Oban ("Little Bay" in Gaelic)
Nestling in a picturesque bay on Scotland's west coast with breathtaking views of the mountains of Mull and surrounding islands, Oban is easily reached by car, bus and train.
Known as the Gateway to the Isles, Oban is a major ferry port and an ideal touring base for a West Highland holiday.
Visitors to Oban can experience a whole range of activities, as well as enjoy trips to South Argyll, Glencoe, Fort William, Inveraray and the islands of Mull, Iona, Tiree, Barra and more... the list is endless.
Oban offers a good choice of shops, restaurants, pubs and eating places, many within easy walking distance of Greencourt.
Things to See and Do - Some suggested day trips from Oban
Below are a number of suggestions for days out from Oban, and these are just a few of the many possibilities for visitors to the area. Greencourt has a wide selection of maps, timetables and leaflets in the hall and dining-room. During your stay, please feel free to ask us for help in planning your trips.
Also see our links page for details of lots of other activities and things to do.
Oban - Mull/Iona/Staffa/Treshnish Isles
These islands - and in particular the historic island of Iona - attract many visitors each year, and no holiday in Oban is complete without a day on Mull and Iona. There are several tour companies operating quality and competitively priced all-inclusive tours, and information leaflets on these are available at Greencourt. Alternatively you may wish to 'do your own thing' and go to Mull by car or take the local buses around the island. Information and timetables are also available at Greencourt.
Birdwatchers and wildlife enthusiasts can enjoy seeing puffins, seals, and many types of seabirds at very close hand, especially on Staffa and the Treshnish Isles. For others the peace and spirituality of the ancient Abbey on Iona make for a memorable trip. Music lovers will appreciate Mendelssohn's 'Hebridean Overture' all the more when they see the island of Staffa, which provided the composer's inspiration for the work.
Whatever type of trip you plan, it's best to book in advance to avoid disappointment. Tickets for the organised trips should be purchased and collected by 9.30am at the latest on the day of travel from the various ticket offices in the town.
Oban - Tobermory, Mull
Tobermory - or Balamory as it has become famous through the popular children's BBC television programme - is the main town on Mull and is situated in the north east of the island about an hour's drive from the ferry terminal. A visit to Tobermory, which nestles around a pretty bay and is a haven for sailors, is a must for anyone doing a tour of the island by car or by scheduled bus. The villages of Salen and Dervaig are also interesting and worth a visit with some spectacular scenery on the way.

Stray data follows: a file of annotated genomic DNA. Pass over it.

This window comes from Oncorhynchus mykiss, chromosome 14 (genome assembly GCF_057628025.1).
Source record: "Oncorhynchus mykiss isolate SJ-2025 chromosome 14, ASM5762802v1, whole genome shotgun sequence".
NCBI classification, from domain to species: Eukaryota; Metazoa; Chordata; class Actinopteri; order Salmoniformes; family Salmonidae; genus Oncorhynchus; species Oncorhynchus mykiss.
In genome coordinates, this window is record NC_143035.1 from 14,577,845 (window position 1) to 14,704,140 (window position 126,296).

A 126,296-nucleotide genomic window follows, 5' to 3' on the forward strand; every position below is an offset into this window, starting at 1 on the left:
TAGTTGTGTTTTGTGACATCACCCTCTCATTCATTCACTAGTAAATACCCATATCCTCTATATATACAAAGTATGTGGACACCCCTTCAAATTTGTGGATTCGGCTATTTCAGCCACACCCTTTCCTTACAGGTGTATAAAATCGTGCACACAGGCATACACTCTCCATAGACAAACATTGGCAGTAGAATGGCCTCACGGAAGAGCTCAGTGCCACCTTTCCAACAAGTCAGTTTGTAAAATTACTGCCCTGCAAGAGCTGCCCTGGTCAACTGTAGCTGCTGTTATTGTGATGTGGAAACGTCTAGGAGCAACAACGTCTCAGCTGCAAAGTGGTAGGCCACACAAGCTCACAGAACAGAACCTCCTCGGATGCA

Lismore ('large garden' in Gaelic)
The beautiful fertile island of Lismore lies to the north of Oban and is well worth a day's exploration by foot or bicycle. A ferry goes from Oban at regular times most days and there is also a small passenger ferry to the north end of the island from Port Appin, which is about 20 miles north of Oban by car or bus. Visitors may wish to drive or take the scheduled bus to Appin, walk/cycle the couple of miles to the ferry at Port Appin, cross over to Lismore and spend the rest of the day walking/cycling the nine miles south to catch a ferry back to Oban. Some sunshine and a picnic lunch make for a perfect day trip.
A stone's throw from Oban, the island of Kerrera lies at the opposite side of Oban Bay, and is a haven of peace yet so close to the town. Make your way to the ½-hourly ferry about a mile from the south edge of the town round the coast, and enjoy some great scenery and walking on the island.
To the south of Kerrera you will find a delightful award-winning tea garden offering delicious snacks, lunches and afternoon teas featuring fruit, flowers and vegetables grown on the island. Alternatively take a picnic, climb over to the west coast, find a quiet spot (not difficult!) and enjoy uninterrupted views of Mull, Lismore and Ardnamurchan.
Explore one of the bonniest lochs in Scotland with the mountains of Glencoe as the backdrop. This loch is not fully accessible by road from Oban, so the cruise which departs from Taynuilt allows you to travel far up the loch towards Glencoe and Glen Etive. With a friendly, knowledgeable boatman and reasonably priced tickets, this is a relaxing enjoyable way to spend three hours.
Oban - Inveraray
Around 35 miles from Oban, Inveraray - with its famous castle and historic jail - is well worth a day visit from Oban. The seat of the Dukes of Argyll, the castle offers guided tours, as does the jail. Travel directly to Inveraray on the A85 or make a real trip of it, by heading south from Oban via the Crinan Canal to the lovely fishing village of Tarbert and travelling up Loch Fyne to Inveraray, completing the circle to Oban on the A85.
Oban - Easdale - Seil Island
Enjoy a beautiful corner of Argyll not far south of Oban and cross over the only 'Bridge Over the Atlantic' to Easdale and Seil Island. An excellent folk museum relates the history of the area, in particular the famous slate quarrying undertaken there. Visitors may also recognise Easdale village, as it was the location used to film the film 'Ring of Bright Water'.
Oban - Ballachulish - Glencoe - Tyndrum - Oban
Experience the grandeur of the mountains of Glencoe on this trip, which also takes in some of the bonniest parts of Argyll. Enjoy beautiful views along the coast in particular the much-photographed Castle Stalker. Take a detour to the pier at Port Appin and enjoy views to Lismore, north Mull and Ardnamurchan as well as excellent seafood from the Pierhouse Hotel. Glencoe and the bleak Rannoch Moor are remarkable and well worth the trip, which is completed as you travel back to Oban on the A85 from Tyndrum.